After using such an emergency letter, the bureau was legally required to get an after-the-fact national security letter -- the traditional authorization for obtaining phone records, which must be OKed by top officials. But in the cases described by the Post, the FBI simply didn't bother to get a national security letter, often because there was no real emergency.
Documents show that senior FBI managers up to the assistant director level approved the procedures for emergency requests of phone records and that headquarters officials often made the requests, which persisted for two years after bureau lawyers raised concerns and an FBI official began pressing for changes.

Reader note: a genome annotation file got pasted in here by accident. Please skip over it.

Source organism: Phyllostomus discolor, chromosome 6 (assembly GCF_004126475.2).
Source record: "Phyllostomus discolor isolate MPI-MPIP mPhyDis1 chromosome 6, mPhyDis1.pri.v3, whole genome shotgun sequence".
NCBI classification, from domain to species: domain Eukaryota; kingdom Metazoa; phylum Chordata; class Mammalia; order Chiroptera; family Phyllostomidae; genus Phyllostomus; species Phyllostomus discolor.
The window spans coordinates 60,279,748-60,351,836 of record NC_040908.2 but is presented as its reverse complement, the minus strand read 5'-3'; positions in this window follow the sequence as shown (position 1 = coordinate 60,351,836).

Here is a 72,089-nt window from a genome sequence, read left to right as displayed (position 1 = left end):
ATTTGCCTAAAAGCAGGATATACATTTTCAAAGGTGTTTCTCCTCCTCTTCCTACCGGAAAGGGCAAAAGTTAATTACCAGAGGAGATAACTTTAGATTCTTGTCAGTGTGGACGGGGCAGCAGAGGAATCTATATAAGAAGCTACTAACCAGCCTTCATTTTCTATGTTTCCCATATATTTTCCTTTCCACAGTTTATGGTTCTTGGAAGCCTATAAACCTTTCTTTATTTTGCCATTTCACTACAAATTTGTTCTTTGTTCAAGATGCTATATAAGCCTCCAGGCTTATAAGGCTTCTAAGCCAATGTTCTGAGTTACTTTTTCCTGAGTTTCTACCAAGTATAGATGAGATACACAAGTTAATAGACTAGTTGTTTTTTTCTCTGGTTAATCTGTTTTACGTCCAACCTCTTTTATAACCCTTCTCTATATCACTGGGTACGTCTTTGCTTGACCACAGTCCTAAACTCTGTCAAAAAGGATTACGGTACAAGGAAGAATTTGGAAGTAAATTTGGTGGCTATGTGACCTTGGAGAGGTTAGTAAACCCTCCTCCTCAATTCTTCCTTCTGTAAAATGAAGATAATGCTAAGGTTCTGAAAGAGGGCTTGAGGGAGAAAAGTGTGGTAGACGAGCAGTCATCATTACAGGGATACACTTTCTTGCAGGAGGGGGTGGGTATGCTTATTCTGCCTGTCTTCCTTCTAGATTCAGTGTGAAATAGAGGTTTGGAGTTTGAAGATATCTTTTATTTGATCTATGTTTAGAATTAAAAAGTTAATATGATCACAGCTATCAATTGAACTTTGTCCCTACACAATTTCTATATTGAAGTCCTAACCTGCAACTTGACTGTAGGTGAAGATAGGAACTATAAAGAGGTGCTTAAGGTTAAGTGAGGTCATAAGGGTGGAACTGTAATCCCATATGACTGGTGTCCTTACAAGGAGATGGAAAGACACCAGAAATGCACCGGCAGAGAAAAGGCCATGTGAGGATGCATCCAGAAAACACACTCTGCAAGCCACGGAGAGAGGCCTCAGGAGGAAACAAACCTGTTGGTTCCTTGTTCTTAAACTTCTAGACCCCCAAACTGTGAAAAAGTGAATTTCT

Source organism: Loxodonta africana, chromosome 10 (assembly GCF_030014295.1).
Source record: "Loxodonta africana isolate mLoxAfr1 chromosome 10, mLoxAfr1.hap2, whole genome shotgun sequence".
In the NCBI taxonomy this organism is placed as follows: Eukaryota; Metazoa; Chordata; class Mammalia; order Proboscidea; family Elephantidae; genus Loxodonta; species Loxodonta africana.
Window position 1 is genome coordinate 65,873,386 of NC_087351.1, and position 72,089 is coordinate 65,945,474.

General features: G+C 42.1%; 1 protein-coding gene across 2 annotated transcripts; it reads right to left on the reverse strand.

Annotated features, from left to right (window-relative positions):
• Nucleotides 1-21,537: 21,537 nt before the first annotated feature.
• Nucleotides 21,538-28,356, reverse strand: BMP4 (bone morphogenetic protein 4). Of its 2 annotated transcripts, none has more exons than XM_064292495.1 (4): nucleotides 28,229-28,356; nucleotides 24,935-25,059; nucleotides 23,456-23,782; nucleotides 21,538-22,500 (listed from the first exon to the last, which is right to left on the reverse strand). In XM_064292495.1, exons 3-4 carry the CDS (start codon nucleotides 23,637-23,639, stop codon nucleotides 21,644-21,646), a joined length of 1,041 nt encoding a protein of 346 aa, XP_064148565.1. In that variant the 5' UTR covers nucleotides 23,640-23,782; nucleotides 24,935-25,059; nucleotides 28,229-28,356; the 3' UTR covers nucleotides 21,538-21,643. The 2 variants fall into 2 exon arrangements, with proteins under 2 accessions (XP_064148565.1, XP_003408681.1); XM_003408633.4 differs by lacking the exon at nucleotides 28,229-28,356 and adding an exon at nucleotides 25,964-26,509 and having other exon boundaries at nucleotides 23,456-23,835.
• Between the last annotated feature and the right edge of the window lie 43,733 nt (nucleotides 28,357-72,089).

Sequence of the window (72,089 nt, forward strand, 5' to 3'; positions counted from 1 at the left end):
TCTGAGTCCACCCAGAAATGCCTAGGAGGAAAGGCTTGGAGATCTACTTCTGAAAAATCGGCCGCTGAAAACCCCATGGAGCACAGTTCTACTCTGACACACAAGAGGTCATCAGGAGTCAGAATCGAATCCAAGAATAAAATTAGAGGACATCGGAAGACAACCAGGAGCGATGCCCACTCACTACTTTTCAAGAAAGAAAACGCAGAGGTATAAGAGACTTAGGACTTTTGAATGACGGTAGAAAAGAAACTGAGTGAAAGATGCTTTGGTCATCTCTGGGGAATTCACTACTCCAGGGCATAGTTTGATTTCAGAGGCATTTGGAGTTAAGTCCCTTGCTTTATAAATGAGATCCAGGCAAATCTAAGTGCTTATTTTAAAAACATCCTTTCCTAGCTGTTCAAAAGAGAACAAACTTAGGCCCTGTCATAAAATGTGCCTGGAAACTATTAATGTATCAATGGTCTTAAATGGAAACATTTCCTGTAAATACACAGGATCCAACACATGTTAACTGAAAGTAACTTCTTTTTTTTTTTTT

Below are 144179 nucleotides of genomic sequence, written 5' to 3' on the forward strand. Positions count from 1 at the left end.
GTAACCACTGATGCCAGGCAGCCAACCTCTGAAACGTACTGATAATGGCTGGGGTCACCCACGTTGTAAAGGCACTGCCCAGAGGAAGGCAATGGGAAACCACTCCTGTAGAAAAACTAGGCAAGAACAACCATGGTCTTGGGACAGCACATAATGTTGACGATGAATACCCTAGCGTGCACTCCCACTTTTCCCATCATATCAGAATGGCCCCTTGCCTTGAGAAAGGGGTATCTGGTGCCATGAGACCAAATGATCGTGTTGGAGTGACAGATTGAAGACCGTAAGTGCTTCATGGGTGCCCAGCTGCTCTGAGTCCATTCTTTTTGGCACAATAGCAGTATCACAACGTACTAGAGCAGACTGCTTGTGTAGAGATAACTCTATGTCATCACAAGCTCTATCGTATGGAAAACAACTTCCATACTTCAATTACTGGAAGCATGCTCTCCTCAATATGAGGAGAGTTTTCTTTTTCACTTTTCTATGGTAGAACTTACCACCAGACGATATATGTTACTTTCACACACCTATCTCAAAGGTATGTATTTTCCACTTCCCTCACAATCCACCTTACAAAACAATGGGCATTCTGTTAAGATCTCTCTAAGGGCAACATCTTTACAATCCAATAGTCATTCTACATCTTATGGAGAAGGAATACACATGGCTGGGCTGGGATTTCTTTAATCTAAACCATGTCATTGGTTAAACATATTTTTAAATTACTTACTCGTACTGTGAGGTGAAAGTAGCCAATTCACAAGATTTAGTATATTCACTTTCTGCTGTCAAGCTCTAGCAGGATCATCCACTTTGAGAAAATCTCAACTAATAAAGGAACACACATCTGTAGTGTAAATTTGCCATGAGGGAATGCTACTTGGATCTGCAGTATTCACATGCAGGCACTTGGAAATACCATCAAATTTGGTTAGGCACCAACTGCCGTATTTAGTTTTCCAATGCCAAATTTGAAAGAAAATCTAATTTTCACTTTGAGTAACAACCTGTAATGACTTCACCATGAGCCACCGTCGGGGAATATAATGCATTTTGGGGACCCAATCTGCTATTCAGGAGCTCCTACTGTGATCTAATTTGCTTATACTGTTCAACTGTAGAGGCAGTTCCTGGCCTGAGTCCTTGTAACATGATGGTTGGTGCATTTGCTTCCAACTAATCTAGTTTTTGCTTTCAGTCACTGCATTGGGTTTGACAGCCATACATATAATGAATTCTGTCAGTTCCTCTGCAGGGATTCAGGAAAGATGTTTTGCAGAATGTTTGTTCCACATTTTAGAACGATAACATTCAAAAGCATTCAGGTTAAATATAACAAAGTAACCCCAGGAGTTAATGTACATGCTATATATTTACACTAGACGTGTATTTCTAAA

"We have to make sure we are not taking advantage of this system, and that we are following the letter of the law without jeopardizing national security," FBI lawyer Patrice Kopistansky wrote in one of a series of early 2005 e-mails asking superiors to address the problem.
The FBI didn't offer much of a defense to the Post, arguing that the lawbreaking was merely "technical."